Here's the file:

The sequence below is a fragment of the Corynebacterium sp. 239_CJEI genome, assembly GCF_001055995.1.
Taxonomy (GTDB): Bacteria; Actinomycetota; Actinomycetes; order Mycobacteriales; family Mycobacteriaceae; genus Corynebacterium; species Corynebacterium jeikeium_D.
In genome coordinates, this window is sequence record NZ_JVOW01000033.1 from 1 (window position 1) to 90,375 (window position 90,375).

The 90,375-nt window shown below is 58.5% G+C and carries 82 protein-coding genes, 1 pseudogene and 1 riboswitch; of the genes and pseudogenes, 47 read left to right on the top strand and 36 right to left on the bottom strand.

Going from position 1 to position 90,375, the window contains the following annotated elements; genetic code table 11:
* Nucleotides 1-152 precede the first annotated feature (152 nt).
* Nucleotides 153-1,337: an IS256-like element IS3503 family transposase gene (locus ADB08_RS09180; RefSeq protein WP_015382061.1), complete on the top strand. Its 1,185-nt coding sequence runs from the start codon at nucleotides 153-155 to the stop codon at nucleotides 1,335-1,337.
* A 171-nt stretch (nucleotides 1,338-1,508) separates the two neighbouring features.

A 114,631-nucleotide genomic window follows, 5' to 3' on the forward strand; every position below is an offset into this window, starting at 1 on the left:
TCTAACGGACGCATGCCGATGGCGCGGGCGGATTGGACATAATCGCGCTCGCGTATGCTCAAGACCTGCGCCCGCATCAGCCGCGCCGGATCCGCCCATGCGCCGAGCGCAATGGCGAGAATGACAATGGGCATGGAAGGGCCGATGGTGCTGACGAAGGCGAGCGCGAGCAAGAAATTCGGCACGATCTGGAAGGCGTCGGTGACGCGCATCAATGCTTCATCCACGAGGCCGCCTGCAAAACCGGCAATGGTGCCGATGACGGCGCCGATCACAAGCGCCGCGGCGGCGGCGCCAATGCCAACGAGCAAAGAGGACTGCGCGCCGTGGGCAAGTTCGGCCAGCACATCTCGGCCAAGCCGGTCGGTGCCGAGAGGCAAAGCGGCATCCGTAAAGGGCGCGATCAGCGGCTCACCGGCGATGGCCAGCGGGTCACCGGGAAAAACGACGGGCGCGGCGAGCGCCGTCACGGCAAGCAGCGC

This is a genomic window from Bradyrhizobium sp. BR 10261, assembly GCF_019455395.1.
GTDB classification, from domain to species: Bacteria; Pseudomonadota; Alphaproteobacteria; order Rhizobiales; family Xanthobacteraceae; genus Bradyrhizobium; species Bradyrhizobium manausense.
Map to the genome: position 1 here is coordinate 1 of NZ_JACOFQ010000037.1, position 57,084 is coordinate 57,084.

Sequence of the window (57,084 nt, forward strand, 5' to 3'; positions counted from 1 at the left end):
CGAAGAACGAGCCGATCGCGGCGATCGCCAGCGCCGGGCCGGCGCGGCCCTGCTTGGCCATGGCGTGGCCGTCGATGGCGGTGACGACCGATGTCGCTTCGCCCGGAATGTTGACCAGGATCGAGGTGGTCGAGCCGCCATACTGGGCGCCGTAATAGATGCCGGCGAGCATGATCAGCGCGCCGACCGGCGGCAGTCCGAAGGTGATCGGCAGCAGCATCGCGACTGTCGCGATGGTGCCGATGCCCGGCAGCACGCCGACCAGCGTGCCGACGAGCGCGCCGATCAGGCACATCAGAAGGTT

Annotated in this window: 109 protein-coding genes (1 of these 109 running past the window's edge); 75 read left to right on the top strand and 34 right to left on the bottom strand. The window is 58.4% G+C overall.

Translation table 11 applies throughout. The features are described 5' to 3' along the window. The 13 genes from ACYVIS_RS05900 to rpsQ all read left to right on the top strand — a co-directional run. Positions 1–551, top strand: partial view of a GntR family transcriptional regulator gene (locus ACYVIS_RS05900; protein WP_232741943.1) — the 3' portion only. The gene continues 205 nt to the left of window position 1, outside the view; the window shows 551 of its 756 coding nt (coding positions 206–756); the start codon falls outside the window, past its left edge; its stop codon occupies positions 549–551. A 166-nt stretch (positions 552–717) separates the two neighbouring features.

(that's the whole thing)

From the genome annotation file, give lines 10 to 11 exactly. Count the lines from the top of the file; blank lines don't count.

TCTAACGGACGCATGCCGATGGCGCGGGCGGATTGGACATAATCGCGCTCGCGTATGCTCAAGACCTGCGCCCGCATCAGCCGCGCCGGATCCGCCCATGCGCCGAGCGCAATGGCGAGAATGACAATGGGCATGGAAGGGCCGATGGTGCTGACGAAGGCGAGCGCGAGCAAGAAATTCGGCACGATCTGGAAGGCGTCGGTGACGCGCATCAATGCTTCATCCACGAGGCCGCCTGCAAAACCGGCAATGGTGCCGATGACGGCGCCGATCACAAGCGCCGCGGCGGCGGCGCCAATGCCAACGAGCAAAGAGGACTGCGCGCCGTGGGCAAGTTCGGCCAGCACATCTCGGCCAAGCCGGTCGGTGCCGAGAGGCAAAGCGGCATCCGTAAAGGGCGCGATCAGCGGCTCACCGGCGATGGCCAGCGGGTCACCGGGAAAAACGACGGGCGCGGCGAGCGCCGTCACGGCAAGCAGCGC

This is a genomic window from Bradyrhizobium sp. BR 10261, assembly GCF_019455395.1.